The Bill amends the Airports Economic Regulatory Authority of India Act, 2008



The Airports Economic Regulatory Authority of India Act, 2008 established the Airports Economic Regulatory Authority of India (AERA)

Functions: AERA regulates tariffs and other charges for aeronautical services provided at civilian airports with annual traffic above 15 lakh passengers.  It also monitors the performance standard of services across these airports. 


Why was AERA created, and what is its role? 

To ensure that private airport operators do not misuse their monopoly, the need for an independent tariff regulator in the airport sector was felt. Consequently, the Airports Economic Regulatory Authority of India Act, 2008 (AERA Act) was passed which set up AERA.  


What changes are being proposed in the Bill?

The Bill seeks to do two things:

  1. Definition of major airports: Currently, the AERA Act defines a major airport as one with annual passenger traffic over 15 lakh, or any other airports as notified by the central government.  The Bill increases the threshold of annual passenger traffic for major airports to over 35 lakh.  
  2. Tariff determination by AERA: Under the Act, AERA is responsible for determining the: (i) tariff for aeronautical services every five years, (ii) development fees, and (iii) passengers service fee.  It can also amend the tariffs in the interim period.  The Bill adds that AERA will not determine: (i) tariff, (ii) tariff structures, or (iii) development fees, in certain cases.  These cases include those where such tariff amounts were a part of the bid document on the basis of which the airport operations were awarded.  AERA will be consulted (by the concessioning authority, the Ministry of Civil Aviation) before incorporating such tariffs in the bid document, and such tariffs must be notified.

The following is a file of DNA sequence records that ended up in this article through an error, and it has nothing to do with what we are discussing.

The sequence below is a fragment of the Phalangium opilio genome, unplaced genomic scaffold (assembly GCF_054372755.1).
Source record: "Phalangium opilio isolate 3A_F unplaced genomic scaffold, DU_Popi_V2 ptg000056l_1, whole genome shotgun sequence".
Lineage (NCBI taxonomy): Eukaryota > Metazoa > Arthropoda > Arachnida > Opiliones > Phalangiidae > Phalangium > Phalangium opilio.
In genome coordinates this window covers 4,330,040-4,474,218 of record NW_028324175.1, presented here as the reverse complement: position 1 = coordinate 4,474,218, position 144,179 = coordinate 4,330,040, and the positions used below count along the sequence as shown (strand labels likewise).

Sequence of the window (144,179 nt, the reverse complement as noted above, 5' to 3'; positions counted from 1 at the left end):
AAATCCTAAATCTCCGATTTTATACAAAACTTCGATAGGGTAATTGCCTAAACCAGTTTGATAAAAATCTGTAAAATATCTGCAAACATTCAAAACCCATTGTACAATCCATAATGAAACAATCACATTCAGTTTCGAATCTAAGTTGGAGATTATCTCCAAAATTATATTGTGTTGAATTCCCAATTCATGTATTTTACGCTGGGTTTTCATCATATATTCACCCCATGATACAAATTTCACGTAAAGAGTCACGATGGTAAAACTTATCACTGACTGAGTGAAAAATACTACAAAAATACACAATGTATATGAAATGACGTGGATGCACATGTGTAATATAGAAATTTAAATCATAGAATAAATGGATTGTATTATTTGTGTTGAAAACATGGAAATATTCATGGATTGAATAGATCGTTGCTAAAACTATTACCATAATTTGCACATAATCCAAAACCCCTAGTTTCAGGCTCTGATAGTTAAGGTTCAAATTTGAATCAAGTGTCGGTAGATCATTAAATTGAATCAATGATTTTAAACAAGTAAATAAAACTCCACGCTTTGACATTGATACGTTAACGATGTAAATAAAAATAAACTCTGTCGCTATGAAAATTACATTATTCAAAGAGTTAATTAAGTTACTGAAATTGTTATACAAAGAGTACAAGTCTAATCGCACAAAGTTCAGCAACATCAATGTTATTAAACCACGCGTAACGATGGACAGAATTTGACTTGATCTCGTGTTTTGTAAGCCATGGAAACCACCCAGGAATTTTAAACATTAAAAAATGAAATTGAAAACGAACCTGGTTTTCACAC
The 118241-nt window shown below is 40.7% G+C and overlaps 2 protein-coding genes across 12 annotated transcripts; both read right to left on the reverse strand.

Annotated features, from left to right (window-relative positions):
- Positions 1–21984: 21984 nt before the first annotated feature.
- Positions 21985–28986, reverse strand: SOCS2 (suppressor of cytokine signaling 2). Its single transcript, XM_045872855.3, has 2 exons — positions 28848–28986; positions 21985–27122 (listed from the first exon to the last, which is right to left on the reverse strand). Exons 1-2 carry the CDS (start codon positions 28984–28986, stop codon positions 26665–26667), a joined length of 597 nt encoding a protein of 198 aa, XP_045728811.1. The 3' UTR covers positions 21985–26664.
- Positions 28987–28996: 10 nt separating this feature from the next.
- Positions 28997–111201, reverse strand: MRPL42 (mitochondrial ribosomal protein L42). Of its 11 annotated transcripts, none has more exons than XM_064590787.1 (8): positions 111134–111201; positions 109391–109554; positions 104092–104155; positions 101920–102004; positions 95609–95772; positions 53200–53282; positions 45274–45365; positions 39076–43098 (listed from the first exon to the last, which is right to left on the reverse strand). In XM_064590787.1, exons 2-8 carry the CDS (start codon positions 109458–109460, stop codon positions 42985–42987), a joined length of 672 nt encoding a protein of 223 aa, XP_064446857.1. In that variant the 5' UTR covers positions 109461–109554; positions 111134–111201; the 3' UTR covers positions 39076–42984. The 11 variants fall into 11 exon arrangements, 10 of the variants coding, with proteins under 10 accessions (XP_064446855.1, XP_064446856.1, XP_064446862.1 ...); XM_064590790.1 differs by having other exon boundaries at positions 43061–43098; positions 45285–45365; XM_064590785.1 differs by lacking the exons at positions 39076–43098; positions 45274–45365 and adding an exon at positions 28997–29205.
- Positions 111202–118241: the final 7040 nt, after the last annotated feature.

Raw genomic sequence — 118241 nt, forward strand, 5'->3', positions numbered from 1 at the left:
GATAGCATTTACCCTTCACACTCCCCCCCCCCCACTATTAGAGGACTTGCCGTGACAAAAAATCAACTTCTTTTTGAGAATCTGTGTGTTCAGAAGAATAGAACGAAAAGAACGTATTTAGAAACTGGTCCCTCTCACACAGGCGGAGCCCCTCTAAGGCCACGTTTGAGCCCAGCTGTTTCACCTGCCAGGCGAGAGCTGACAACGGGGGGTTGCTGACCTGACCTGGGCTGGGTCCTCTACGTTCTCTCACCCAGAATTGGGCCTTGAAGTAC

Why is the Act getting amended?

The exponential growth of the sector has put tremendous pressure on AERA, while its resources are limited.  Therefore, if too many airports come under the purview of AERA, it will not be able to perform its functions efficiently. 


How would the Bill affect the regulatory regime?

Currently, there are 32 major airports (annual traffic above 15 lakh), and AERA regulates tariffs at 27 of these.  As per the Bill, AERA will regulate 16 major airports (annual traffic above 35 lakh).  The remaining 16 airports will be regulated by AAI.  Till 2030-31, air traffic in the country is expected to grow at an average annual rate of 10-11%.  This implies that in a few years, the traffic at the other 16 airports will increase to over 35 lakh and they will again fall under the purview of AERA.  This may lead to constant changes in the regulatory regime at these airports.  The table below provides the current list of major airports:


Relevant articles from various news sources:

GS Paper 2:

Topics covered:

  1. Issues related to health.


Chandipura virus:


What to study?

For prelims and mains: About the virus, symptoms, effects and prevention.